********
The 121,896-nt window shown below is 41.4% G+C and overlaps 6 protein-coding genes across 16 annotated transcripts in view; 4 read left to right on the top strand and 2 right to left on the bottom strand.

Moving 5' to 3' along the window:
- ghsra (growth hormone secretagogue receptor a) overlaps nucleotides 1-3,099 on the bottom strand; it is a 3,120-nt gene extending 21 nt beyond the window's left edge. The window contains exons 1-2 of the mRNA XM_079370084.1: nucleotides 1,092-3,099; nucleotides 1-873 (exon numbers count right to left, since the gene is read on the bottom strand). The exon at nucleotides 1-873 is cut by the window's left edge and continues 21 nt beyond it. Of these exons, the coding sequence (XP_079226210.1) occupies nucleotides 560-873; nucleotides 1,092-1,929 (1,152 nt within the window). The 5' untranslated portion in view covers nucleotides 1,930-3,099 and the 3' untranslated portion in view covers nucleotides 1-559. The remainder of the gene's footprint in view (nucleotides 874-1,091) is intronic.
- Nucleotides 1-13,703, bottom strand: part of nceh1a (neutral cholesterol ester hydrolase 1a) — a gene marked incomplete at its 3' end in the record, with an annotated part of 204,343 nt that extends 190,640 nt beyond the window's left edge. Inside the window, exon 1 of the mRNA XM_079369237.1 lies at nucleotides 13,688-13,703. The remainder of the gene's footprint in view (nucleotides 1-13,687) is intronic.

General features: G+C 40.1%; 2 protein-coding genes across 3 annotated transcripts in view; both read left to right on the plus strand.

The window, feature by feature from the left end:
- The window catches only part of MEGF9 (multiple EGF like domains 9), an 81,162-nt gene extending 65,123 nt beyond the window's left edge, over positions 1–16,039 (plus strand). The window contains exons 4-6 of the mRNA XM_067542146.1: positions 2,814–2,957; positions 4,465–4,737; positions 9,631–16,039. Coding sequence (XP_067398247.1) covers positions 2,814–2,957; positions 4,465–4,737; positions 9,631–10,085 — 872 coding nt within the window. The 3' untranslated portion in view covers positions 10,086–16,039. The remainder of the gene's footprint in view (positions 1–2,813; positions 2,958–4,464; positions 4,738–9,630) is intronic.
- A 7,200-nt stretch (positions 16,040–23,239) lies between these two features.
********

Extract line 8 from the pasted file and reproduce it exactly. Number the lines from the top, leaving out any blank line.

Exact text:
- A 7,200-nt stretch (positions 16,040–23,239) lies between these two features.